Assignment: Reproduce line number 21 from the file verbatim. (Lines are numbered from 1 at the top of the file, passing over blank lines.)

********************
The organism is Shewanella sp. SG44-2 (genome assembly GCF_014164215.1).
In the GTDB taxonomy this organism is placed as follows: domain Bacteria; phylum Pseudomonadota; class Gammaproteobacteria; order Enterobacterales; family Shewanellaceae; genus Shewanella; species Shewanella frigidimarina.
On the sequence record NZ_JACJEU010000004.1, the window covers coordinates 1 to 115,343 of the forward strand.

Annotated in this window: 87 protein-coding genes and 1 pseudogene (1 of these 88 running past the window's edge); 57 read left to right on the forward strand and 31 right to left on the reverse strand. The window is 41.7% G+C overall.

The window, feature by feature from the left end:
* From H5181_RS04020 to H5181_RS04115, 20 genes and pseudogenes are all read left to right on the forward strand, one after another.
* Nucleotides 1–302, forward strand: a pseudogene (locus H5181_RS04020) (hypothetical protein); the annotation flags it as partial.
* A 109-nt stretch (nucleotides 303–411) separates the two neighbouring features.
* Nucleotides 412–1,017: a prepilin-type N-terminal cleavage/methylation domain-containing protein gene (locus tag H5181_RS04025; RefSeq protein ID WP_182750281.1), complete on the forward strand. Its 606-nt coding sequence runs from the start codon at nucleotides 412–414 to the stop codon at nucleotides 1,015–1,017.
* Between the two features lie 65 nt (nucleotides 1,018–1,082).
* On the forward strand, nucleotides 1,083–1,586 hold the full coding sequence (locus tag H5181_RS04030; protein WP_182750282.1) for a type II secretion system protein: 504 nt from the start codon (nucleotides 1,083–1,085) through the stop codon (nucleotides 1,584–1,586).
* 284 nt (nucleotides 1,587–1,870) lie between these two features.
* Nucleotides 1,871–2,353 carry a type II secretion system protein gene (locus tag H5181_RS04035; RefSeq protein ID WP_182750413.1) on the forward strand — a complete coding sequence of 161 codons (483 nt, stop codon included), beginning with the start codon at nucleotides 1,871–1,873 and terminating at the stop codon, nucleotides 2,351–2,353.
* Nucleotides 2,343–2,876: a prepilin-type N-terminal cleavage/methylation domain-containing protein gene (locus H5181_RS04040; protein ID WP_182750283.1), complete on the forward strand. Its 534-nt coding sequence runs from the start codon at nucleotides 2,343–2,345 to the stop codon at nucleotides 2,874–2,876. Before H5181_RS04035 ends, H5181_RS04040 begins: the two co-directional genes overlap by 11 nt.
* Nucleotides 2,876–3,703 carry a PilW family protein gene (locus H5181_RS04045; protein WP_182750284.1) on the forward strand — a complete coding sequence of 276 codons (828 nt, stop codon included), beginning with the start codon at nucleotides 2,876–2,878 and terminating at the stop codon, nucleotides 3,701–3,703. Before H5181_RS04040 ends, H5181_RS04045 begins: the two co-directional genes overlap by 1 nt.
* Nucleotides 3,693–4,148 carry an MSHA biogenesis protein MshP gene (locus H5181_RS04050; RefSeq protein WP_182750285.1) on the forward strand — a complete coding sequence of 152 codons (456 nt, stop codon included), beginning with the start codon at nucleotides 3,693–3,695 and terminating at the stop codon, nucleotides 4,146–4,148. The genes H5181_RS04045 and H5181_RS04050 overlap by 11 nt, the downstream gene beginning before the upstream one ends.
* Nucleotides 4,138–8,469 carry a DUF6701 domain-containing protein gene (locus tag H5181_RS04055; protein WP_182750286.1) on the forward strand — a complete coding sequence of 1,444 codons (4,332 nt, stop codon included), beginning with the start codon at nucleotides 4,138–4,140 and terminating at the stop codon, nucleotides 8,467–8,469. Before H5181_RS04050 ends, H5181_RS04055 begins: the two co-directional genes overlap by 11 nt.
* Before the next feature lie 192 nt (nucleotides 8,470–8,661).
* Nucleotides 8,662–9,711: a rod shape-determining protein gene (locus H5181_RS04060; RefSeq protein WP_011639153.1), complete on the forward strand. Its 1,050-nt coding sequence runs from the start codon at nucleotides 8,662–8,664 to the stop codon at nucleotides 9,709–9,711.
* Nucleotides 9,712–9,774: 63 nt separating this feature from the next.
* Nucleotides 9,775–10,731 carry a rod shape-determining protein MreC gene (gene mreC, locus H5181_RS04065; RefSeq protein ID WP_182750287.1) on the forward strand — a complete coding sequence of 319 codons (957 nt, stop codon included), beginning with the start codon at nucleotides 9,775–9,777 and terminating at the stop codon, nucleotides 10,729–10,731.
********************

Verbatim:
* Nucleotides 9,775–10,731 carry a rod shape-determining protein MreC gene (gene mreC, locus H5181_RS04065; RefSeq protein ID WP_182750287.1) on the forward strand — a complete coding sequence of 319 codons (957 nt, stop codon included), beginning with the start codon at nucleotides 9,775–9,777 and terminating at the stop codon, nucleotides 10,729–10,731.